While many people in the capital will speak some level of English, particularly those working in tourist oriented places such as hotels and bars, a good chunk won’t have a clue what you’re saying. And everyone knows it sounds ignorant to not even try and speak the language. Therefore, for the solo traveller it’s essential to brush up on your Mexican Spanish with basic phrases and common vocabulary that varies from peninsular Spanish.
The obvious options for the solo traveler are the biggest and best attractions that Mexico City has to offer, because in these areas you’ll find tons of people and a lot of knowledgeable guides to help you out. In the Mexican capital the top tourist attractions undoubtedly include the zocalo, Chapultepec Park and La Casa Azul, Frida Kahlo’s former home. However, there’s literally no end of popular spots to choose from for the solo traveler in this metropolis.
This kind of goes hand in hand with the above point, but if you stay in places that are frequented at all hours of the day and night by both locals and tourists, you’ll feel and be much safer. It also means there’s always someone around to help you out in case of emergency.
However, always watch out for your valuables. It may sound like common sense but numerous travelers are pickpocketed and mugged even in the most popular parts of Mexico City on a daily basis. Some basic precautions, such as never carrying your passport or large amounts of cash, plus keeping your bag zipped up and near you at all times and making sure you don’t carry your phone and wallet in your pockets where they can be easily grabbed, will help you stay safe.
As is to be expected from one of the world’s top traveler destinations, and one of the largest capital cities in the Americas, there are a number of excellent hostels to stay at. Plus, the benefits of staying in a hostel as a solo traveler are that you’ll be surrounded by many likeminded people looking to have similar experiences to yourself – or, alternatively, you’ll have your mind opened to things you hadn’t even considered. Check out a comprehensive list of the capital’s best budget hostels here.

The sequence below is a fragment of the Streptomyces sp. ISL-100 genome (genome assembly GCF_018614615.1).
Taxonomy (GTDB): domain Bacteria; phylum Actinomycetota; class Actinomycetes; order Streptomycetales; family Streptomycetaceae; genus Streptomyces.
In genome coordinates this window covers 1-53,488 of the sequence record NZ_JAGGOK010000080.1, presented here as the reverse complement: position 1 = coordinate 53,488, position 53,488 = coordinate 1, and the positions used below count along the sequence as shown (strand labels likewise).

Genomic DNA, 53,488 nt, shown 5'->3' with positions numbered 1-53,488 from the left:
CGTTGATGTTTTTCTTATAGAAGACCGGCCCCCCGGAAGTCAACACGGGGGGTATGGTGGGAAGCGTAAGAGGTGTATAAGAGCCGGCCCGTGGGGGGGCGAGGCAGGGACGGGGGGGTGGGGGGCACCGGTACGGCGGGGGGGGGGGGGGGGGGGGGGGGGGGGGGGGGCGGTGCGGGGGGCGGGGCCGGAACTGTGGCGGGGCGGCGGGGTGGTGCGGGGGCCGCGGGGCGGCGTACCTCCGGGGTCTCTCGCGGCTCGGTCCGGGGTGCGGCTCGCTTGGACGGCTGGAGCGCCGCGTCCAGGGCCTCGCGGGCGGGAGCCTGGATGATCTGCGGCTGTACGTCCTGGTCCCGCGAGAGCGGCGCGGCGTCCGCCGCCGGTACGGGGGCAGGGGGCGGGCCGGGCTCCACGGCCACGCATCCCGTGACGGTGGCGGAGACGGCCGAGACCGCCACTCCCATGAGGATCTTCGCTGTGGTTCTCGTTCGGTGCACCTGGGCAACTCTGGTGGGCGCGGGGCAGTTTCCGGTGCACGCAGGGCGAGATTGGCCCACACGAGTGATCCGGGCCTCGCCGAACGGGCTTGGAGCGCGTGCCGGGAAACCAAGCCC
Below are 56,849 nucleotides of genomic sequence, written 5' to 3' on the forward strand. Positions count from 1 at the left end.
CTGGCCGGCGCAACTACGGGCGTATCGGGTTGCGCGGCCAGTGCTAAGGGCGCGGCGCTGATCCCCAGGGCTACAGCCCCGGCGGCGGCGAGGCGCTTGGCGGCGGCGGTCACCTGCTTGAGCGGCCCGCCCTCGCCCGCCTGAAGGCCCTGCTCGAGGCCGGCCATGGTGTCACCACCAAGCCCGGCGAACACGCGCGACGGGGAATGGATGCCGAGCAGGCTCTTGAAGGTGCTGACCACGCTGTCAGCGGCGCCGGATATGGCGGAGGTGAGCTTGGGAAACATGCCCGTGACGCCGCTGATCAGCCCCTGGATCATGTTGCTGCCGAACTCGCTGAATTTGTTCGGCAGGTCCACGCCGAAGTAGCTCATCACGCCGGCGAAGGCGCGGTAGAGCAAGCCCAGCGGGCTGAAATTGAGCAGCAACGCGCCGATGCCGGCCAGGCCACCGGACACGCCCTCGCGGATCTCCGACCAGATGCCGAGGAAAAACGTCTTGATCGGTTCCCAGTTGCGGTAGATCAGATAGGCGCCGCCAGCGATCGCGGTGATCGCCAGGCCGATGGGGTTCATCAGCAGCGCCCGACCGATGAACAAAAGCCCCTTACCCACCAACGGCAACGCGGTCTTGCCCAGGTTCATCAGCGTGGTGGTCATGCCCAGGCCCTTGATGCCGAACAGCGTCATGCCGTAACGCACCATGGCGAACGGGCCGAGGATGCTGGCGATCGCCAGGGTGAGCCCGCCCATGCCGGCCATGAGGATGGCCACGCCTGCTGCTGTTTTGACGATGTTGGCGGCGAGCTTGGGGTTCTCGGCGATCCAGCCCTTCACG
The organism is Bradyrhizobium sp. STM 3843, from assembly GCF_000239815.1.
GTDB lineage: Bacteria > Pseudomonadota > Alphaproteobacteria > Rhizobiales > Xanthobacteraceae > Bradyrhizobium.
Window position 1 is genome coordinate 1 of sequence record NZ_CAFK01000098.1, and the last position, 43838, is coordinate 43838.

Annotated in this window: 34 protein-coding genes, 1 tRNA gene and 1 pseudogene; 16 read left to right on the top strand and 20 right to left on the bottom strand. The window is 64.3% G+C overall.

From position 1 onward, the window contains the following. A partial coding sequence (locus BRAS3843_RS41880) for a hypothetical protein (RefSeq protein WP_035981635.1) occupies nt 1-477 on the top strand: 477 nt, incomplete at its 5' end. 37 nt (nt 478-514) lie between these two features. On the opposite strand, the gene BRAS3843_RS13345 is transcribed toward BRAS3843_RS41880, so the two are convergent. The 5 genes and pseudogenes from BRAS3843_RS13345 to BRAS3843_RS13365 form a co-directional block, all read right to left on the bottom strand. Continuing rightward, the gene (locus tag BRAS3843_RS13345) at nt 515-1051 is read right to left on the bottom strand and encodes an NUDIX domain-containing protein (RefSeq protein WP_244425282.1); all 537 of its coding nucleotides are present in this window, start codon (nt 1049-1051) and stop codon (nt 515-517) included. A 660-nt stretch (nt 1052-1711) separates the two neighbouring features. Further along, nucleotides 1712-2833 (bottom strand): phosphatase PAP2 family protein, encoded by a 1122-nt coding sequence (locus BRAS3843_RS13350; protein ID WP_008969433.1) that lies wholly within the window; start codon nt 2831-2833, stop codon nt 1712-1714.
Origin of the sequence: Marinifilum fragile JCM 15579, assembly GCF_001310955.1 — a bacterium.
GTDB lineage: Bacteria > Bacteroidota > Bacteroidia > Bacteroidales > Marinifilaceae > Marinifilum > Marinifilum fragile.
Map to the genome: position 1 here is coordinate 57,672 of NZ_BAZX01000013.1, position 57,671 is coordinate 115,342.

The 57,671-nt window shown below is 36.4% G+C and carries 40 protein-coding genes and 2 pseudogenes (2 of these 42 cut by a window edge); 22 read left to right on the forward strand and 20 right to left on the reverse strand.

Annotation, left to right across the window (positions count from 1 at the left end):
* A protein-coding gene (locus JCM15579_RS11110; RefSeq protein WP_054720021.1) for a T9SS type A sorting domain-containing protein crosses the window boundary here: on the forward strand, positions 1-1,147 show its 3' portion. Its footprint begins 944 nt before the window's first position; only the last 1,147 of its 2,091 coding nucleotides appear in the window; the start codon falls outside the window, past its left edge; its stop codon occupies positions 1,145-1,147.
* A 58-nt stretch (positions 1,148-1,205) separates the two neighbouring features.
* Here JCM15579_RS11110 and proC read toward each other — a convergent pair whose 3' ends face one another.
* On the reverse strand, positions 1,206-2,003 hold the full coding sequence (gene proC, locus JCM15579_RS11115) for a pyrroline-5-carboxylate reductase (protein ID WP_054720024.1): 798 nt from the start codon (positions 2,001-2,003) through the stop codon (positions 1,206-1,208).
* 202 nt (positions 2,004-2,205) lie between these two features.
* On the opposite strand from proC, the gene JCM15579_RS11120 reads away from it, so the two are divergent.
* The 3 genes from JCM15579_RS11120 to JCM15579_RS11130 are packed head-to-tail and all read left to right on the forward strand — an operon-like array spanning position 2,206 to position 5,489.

If you’re not confident enough to traipse the streets of Mexico City alone, then why not hop on the super convenient Turibus? This open topped, double decker will transport you around the top highlights of the city for a reasonable price and so you can be sure you’ve got your fill of attractions and culture.
Mexico City is renowned for having exquisite street food and delicious corn, cheese and meat combos on every corner. Definitely dare to try the spicy salsas and greasy tacos, but do be careful because when you’re travelling alone, there’s nothing worse than being ill. To stay safe, head to stalls that seem to have a ton of people eating at them – there’s nothing more ominous than an empty street food stand!
Don’t put yourself in unnecessary danger. As with any capital city (or city in general) there are some very dodgy areas of Mexico City that you should be aware of, and as a result, steer well clear of. The most notable example that travelers often want to check out (due to its fascinating reputation and almost legendary status) is Tepito. The chances are you will not be received kindly as an outsider, and you may well be pickpocketed.
While the metro runs until at least 12am every day, it’s not recommended to use it alone and late at night. This is because, while the rush hour often lasts until 9pm in heavily populated areas, it can become eerily empty very fast. Plus, many stations have several exits and if you come out of the wrong one, it can be incredibly disorientating in the dark.
The most practical thing the solo traveler in Mexico City could do is download the Uber app. This offers a fantastic and simple solution to safety worries and possible problems when travelling around the capital. As many taxis are not to be trusted, and the metro isn’t a great option at night (or after a night out for that matter!) this app will be your savior on more than one occasion.